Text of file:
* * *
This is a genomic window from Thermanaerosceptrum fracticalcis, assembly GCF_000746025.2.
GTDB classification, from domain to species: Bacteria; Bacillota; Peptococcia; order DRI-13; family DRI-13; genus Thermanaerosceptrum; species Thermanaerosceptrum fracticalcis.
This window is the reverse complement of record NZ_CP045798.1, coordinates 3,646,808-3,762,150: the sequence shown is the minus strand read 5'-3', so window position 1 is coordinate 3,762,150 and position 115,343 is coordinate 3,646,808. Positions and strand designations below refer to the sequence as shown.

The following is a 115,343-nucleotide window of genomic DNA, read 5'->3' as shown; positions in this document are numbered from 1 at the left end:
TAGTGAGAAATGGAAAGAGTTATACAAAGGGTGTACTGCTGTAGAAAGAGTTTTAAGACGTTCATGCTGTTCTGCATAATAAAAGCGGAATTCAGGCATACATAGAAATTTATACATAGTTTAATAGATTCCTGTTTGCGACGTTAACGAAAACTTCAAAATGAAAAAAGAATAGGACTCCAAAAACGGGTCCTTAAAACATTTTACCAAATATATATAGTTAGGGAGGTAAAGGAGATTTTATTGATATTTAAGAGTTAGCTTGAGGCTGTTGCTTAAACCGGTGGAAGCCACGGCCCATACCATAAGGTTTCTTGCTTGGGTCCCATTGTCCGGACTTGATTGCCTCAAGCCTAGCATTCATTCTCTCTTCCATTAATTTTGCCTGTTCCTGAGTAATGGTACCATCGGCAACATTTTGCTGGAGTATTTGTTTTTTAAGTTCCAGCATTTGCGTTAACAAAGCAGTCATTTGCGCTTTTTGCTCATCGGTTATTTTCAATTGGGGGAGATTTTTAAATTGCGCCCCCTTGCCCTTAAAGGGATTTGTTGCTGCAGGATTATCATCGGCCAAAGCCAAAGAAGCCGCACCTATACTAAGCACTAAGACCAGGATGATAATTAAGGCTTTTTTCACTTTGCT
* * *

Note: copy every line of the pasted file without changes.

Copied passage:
This is a genomic window from Thermanaerosceptrum fracticalcis, assembly GCF_000746025.2.
GTDB classification, from domain to species: Bacteria; Bacillota; Peptococcia; order DRI-13; family DRI-13; genus Thermanaerosceptrum; species Thermanaerosceptrum fracticalcis.
This window is the reverse complement of record NZ_CP045798.1, coordinates 3,646,808-3,762,150: the sequence shown is the minus strand read 5'-3', so window position 1 is coordinate 3,762,150 and position 115,343 is coordinate 3,646,808. Positions and strand designations below refer to the sequence as shown.

The following is a 115,343-nucleotide window of genomic DNA, read 5'->3' as shown; positions in this document are numbered from 1 at the left end:
TAGTGAGAAATGGAAAGAGTTATACAAAGGGTGTACTGCTGTAGAAAGAGTTTTAAGACGTTCATGCTGTTCTGCATAATAAAAGCGGAATTCAGGCATACATAGAAATTTATACATAGTTTAATAGATTCCTGTTTGCGACGTTAACGAAAACTTCAAAATGAAAAAAGAATAGGACTCCAAAAACGGGTCCTTAAAACATTTTACCAAATATATATAGTTAGGGAGGTAAAGGAGATTTTATTGATATTTAAGAGTTAGCTTGAGGCTGTTGCTTAAACCGGTGGAAGCCACGGCCCATACCATAAGGTTTCTTGCTTGGGTCCCATTGTCCGGACTTGATTGCCTCAAGCCTAGCATTCATTCTCTCTTCCATTAATTTTGCCTGTTCCTGAGTAATGGTACCATCGGCAACATTTTGCTGGAGTATTTGTTTTTTAAGTTCCAGCATTTGCGTTAACAAAGCAGTCATTTGCGCTTTTTGCTCATCGGTTATTTTCAATTGGGGGAGATTTTTAAATTGCGCCCCCTTGCCCTTAAAGGGATTTGTTGCTGCAGGATTATCATCGGCCAAAGCCAAAGAAGCCGCACCTATACTAAGCACTAAGACCAGGATGATAATTAAGGCTTTTTTCACTTTGCT